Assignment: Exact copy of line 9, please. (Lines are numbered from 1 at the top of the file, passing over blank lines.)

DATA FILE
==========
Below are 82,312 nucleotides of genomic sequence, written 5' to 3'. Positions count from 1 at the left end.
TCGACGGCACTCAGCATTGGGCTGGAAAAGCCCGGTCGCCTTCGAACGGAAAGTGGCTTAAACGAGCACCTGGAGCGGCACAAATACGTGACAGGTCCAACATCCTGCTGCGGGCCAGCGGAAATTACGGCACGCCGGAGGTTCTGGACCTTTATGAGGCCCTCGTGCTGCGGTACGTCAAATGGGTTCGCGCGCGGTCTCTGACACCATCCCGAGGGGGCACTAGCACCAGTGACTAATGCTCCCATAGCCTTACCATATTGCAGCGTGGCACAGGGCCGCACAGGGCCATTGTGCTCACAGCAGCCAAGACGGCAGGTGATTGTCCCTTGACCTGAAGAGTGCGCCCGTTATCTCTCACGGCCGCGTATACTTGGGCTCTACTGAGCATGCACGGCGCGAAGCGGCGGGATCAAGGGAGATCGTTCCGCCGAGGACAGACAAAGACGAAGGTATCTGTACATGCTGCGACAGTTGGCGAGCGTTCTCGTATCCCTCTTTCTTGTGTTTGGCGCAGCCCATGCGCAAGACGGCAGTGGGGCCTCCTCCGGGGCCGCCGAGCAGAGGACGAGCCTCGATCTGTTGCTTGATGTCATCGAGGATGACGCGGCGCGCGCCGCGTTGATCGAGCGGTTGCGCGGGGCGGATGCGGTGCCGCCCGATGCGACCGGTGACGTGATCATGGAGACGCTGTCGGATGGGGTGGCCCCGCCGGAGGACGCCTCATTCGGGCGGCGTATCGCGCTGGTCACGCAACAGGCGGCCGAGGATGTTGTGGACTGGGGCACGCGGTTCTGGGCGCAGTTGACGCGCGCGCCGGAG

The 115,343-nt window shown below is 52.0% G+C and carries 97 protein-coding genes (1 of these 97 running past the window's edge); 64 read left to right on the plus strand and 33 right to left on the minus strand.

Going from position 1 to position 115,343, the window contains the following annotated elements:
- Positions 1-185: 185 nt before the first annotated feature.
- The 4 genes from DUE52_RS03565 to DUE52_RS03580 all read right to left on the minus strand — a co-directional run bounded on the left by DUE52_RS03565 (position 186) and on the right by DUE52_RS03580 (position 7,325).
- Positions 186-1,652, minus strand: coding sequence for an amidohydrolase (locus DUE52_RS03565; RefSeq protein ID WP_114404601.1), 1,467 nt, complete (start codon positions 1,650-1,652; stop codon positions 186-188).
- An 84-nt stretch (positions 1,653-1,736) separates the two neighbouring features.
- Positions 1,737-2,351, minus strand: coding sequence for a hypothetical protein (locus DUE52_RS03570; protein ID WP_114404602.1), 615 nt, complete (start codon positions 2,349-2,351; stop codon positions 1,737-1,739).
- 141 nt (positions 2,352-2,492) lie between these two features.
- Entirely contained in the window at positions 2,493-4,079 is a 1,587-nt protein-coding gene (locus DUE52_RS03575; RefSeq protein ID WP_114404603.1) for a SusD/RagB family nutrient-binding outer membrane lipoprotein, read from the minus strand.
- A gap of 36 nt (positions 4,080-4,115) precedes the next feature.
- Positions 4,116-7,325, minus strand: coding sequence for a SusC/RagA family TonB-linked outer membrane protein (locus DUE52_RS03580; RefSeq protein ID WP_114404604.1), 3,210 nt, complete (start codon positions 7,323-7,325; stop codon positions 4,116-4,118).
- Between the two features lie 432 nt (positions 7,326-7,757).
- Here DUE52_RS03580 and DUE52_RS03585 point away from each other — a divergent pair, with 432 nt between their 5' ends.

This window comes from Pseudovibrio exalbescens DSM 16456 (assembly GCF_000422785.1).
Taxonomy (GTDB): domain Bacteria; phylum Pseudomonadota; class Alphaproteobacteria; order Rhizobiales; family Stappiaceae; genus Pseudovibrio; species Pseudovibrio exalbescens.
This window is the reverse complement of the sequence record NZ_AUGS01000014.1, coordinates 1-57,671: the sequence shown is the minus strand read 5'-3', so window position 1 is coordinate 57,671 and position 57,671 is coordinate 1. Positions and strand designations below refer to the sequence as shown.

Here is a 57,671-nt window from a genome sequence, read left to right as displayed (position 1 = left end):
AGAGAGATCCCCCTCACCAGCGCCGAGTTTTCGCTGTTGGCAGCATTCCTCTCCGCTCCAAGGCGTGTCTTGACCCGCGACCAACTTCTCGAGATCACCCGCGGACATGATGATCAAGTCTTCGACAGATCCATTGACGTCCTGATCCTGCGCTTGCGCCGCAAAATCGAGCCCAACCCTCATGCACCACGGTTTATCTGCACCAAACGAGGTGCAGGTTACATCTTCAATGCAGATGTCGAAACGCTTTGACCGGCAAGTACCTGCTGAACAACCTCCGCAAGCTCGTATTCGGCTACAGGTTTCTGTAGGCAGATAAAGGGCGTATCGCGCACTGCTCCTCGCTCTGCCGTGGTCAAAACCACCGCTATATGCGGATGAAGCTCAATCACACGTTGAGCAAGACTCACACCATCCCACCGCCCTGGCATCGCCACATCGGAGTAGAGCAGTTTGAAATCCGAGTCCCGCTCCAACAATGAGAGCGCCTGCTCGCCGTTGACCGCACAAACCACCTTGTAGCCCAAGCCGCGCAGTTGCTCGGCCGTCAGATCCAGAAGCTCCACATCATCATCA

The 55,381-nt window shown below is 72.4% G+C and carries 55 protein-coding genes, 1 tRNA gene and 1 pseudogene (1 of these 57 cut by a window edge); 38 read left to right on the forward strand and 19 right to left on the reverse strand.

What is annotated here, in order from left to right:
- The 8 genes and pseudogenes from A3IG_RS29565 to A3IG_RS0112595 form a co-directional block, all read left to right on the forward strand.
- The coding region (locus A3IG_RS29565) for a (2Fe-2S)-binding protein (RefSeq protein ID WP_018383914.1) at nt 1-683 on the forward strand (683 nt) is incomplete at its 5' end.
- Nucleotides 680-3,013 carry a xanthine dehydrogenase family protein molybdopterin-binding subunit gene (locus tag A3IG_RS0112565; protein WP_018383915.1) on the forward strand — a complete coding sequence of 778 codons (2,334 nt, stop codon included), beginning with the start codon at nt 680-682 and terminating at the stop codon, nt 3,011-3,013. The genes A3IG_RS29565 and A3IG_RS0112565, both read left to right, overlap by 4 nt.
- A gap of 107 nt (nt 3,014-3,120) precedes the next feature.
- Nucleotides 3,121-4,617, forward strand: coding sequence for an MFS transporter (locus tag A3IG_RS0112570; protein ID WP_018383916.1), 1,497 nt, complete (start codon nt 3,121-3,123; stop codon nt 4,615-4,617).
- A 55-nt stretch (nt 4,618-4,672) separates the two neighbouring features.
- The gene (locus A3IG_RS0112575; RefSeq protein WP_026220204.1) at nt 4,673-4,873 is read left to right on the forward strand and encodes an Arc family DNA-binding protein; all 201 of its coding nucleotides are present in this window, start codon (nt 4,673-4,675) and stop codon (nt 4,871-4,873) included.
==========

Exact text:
- Positions 1,737-2,351, minus strand: coding sequence for a hypothetical protein (locus DUE52_RS03570; protein ID WP_114404602.1), 615 nt, complete (start codon positions 2,349-2,351; stop codon positions 1,737-1,739).